Argentina: Macri’s conservative policies won’t pass

Federico Abal writes on the broad repression of progressives which is being carried out by the Macri government, and how people are fighting back including with a mass march on December 18th.

In Argentina, Mauricio Macri`s government repeats the old reasons of conservatism: cut spending to balance the budget, balance the budget to reduce inflation. As always, the cutbacks are over the workers and the poorest while the wealthy sectors (financial speculators, agricultural oligarchical exporters and mining companies) see their taxes reduced and their profits increased.

Of course, this type of policy generates more or less organised responses throughout the world from the exploited. On December 18th, in the city of Buenos Aires, 200,000 people moved to the national congress to protest against the sanction of a reform that would cut the income of pensioners and beneficiaries of social assistance.

The image could not be more eloquent. A huge police deployment protected the parliamentary session in which the parliamentary majority would vote against the will of the vast majority of the Argentine people (according to polls, two out of three Argentines are against the reform). The repressive forces of the state carried out a real hunt against the activists, throwing gases and rubber bullets that left dozens of injured, including at least four people who lost an eye and a significant number of detainees. To date, three anarchist comrades who participated in the protest remain imprisoned: Diego, Pilar, and Pablo (held on charges of public intimidation and due for trial today).Only under this level of police violence could the government approve the reform with the support of some deputies of the Peronist opposition in a parliamentary debate that lasted until dawn.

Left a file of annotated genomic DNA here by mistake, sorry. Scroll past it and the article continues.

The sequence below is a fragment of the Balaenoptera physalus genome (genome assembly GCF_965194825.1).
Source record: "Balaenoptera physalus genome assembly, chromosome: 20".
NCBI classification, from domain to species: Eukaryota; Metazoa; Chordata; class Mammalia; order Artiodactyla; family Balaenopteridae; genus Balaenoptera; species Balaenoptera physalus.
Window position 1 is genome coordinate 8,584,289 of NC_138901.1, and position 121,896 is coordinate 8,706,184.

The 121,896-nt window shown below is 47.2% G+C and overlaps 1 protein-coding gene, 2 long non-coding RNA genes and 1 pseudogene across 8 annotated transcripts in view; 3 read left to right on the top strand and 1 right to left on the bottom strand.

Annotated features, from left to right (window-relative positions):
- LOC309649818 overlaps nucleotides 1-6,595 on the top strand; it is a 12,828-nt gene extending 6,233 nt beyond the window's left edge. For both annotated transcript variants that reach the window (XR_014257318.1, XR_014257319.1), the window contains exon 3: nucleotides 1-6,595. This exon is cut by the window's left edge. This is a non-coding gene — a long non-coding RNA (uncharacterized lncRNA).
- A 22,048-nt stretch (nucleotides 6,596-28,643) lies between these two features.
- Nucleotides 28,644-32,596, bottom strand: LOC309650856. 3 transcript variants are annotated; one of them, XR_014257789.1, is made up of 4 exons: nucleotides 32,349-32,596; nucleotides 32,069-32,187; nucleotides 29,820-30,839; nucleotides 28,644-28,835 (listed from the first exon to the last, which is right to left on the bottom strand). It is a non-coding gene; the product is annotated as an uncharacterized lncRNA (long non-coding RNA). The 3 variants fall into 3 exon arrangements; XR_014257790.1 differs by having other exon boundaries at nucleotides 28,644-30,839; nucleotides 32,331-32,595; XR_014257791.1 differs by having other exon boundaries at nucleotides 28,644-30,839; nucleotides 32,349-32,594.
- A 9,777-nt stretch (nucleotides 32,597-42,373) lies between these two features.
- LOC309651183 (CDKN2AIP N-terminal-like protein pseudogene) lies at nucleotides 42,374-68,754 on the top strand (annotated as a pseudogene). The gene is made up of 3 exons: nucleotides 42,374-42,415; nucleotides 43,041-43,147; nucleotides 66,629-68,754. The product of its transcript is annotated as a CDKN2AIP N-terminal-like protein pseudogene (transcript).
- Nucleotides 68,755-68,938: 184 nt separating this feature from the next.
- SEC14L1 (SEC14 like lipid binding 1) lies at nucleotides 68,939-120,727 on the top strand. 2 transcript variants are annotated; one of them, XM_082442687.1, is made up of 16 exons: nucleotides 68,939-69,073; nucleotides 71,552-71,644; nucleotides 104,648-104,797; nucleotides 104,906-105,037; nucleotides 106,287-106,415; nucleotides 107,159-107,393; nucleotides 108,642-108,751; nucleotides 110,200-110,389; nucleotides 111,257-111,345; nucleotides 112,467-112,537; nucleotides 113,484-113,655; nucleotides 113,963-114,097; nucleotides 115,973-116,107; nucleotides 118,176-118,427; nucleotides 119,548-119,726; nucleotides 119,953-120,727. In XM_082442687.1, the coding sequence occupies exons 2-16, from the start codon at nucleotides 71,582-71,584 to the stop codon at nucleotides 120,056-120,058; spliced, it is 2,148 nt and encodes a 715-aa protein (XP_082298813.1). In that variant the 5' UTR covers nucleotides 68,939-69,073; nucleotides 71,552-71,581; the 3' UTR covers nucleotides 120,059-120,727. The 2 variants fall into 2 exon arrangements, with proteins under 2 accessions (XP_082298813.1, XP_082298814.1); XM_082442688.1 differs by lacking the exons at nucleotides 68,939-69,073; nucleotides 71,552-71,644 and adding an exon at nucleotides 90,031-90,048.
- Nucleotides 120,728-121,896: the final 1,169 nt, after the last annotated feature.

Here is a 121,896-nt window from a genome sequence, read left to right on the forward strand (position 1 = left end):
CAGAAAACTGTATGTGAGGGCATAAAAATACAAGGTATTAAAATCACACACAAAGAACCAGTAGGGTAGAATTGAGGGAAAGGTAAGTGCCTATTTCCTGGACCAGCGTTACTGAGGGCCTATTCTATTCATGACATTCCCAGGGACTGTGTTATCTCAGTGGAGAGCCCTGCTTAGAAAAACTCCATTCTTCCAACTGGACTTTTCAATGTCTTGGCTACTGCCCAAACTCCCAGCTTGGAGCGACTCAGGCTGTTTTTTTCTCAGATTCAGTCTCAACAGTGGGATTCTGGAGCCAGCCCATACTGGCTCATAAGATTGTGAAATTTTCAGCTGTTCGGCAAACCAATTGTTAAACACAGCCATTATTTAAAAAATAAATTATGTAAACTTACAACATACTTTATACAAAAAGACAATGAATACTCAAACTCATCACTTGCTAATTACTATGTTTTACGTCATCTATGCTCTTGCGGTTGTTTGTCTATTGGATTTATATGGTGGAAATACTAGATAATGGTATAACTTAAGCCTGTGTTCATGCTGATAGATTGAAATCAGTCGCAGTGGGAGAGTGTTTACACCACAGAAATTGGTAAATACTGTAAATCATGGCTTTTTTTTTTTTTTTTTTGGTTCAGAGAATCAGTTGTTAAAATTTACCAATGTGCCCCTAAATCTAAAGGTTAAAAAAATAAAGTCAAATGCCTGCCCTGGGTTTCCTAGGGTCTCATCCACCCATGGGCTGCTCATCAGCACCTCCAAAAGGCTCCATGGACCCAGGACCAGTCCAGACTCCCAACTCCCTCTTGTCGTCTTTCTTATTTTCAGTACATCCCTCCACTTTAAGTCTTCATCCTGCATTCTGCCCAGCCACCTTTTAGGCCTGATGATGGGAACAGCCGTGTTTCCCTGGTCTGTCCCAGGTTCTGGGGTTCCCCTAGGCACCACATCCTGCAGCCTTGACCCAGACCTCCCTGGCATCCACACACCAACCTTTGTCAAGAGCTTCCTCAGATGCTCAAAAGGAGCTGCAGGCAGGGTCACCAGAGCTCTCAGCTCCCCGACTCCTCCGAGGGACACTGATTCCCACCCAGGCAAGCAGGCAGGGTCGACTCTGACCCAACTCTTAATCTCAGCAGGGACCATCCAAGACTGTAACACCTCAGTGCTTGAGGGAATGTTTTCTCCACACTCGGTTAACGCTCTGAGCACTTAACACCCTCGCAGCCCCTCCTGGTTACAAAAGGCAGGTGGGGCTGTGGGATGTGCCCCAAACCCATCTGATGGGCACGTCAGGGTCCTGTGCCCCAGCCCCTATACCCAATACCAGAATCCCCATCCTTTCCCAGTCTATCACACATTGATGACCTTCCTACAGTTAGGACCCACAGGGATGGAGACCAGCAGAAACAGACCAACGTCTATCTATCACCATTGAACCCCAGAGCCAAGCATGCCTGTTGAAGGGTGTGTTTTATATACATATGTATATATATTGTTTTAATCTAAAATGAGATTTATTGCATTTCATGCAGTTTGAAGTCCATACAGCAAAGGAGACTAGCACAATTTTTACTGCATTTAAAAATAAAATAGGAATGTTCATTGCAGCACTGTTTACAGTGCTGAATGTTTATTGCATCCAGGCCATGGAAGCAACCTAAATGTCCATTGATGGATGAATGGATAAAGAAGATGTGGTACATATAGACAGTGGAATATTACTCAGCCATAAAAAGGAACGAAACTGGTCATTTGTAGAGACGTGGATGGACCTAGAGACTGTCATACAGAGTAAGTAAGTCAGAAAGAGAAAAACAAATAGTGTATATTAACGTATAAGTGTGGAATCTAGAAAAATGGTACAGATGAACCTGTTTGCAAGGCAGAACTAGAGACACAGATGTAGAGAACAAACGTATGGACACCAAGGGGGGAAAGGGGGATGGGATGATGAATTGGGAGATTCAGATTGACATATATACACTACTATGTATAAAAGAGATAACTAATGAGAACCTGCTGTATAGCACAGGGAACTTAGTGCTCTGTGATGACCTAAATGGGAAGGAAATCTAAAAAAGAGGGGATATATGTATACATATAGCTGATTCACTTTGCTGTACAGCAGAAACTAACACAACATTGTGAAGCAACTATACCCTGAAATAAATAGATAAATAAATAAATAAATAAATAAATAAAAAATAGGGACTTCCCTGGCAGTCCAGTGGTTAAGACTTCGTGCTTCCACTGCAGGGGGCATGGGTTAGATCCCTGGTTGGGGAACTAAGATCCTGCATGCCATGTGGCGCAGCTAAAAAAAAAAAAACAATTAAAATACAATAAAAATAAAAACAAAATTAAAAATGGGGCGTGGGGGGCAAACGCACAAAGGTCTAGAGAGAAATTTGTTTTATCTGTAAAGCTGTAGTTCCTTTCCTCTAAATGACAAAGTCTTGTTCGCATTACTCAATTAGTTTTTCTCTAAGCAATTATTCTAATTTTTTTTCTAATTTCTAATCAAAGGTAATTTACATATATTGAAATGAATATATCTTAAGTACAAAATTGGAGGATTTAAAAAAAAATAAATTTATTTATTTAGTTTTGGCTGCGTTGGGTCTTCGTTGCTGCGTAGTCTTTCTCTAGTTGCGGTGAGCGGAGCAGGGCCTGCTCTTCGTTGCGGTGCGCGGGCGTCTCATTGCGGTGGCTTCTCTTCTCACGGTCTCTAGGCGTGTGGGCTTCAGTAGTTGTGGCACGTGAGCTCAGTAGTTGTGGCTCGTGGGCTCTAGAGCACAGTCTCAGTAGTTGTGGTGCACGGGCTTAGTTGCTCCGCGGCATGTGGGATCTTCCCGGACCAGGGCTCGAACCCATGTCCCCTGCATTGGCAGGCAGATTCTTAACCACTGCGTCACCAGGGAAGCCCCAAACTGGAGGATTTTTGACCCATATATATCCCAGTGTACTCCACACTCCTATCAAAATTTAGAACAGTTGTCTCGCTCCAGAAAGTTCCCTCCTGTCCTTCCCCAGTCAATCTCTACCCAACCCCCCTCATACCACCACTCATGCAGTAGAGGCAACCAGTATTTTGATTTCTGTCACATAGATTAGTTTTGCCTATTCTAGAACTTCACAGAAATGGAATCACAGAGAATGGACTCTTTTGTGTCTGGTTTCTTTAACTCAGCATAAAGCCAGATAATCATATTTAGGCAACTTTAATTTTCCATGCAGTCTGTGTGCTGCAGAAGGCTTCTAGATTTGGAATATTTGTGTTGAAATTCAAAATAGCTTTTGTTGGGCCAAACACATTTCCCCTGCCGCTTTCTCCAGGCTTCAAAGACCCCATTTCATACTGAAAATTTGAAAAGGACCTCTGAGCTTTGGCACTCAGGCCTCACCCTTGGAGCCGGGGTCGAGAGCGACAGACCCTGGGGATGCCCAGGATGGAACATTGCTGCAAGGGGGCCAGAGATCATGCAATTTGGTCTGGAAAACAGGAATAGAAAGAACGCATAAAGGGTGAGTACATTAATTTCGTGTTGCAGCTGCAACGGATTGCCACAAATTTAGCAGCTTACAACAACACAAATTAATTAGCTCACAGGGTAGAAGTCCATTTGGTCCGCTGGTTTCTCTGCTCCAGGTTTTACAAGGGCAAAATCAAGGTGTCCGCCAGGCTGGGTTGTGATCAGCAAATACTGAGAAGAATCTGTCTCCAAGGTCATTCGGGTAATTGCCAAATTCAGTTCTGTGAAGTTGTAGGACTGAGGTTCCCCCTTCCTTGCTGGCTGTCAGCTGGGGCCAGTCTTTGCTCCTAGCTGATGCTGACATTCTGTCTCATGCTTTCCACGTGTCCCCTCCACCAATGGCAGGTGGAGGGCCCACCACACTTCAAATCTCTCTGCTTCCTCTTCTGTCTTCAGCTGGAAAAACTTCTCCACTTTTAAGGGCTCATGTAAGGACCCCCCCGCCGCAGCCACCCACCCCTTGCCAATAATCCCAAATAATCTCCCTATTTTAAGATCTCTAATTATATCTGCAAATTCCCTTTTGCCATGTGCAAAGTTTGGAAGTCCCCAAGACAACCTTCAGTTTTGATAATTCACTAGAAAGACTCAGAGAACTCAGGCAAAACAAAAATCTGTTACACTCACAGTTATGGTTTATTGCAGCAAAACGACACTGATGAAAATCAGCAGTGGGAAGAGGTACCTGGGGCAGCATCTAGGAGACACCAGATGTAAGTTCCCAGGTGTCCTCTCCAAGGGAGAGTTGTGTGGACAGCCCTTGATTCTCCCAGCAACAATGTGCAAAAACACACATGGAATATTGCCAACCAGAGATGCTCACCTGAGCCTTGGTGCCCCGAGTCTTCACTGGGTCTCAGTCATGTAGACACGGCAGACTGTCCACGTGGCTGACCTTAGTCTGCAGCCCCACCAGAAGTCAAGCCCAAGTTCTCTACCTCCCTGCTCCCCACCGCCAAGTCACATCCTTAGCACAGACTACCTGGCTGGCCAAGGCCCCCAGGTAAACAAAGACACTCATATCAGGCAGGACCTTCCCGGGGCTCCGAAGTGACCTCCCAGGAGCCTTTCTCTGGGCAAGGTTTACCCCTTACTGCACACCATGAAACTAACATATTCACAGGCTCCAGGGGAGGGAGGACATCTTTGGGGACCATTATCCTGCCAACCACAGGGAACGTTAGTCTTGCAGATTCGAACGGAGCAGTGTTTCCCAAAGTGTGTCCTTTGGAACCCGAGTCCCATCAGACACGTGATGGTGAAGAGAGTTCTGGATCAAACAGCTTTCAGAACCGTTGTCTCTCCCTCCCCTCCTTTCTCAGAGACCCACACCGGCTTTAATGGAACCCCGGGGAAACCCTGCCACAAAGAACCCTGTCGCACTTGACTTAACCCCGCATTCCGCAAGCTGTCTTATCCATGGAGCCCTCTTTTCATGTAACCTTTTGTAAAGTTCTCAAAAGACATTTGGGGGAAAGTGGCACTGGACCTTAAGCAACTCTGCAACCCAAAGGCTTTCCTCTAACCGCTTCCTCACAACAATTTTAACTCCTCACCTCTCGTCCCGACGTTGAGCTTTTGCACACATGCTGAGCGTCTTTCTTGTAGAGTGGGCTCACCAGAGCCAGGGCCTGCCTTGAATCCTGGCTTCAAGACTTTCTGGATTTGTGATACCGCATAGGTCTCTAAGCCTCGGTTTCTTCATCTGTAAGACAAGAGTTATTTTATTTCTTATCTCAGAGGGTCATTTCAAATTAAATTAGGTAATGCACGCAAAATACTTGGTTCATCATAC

At night, protests continued in different neighborhoods and there were spontaneous “cacerolazos” (people who go out into the street banging kitchen elements: pots, pans, etc.) in which progressive sectors coincided with sectors that had supported the conservative candidate of the national government in the last legislative elections.

Although the protest was defeated and the reform was approved, there are four lessons that can be extracted in favor of the libertarian movement.

In the first place, the fallacy of parliamentary representation as an authentic channel of expression of popular will has been exposed. The parliament, once again, was seen as a space composed of mostly wealthy officials who only respond to their sectoral, partisan or class interests.

Second, the spontaneous participation of thousands of people on the streets has shown that the ability to fight does not necessarily require the leadership of parties.

In the third place, popular disbelief about the Peronist political opposition and, consequently, about the bureaucratic Peronist unionism allows the symbolic defeat suffered by the government to be capitalized towards radical alternative responses.

Fourth, the massive mobilisation proves that there is a capacity to defeat the Macri`s policies and that the memory of the struggles of 2001 that threw the government of De la Rua continues to be present in the collective memory.

Bearing in mind these lessons, it is the task of the anarchists to think about how this resistance can be organized without returning to the path towards Peronist populism and avoiding the opportunistic exploitation of some leftist parties that have submerged themselves into the logic of parliamentarism.

Let’s face the conservative policies with grassroots organisation

Freedom for Diego, Pilar y Pablo.


Pic: Police clash with demonstrators during the pensions rally of December 18th 2017, by Santiago Sito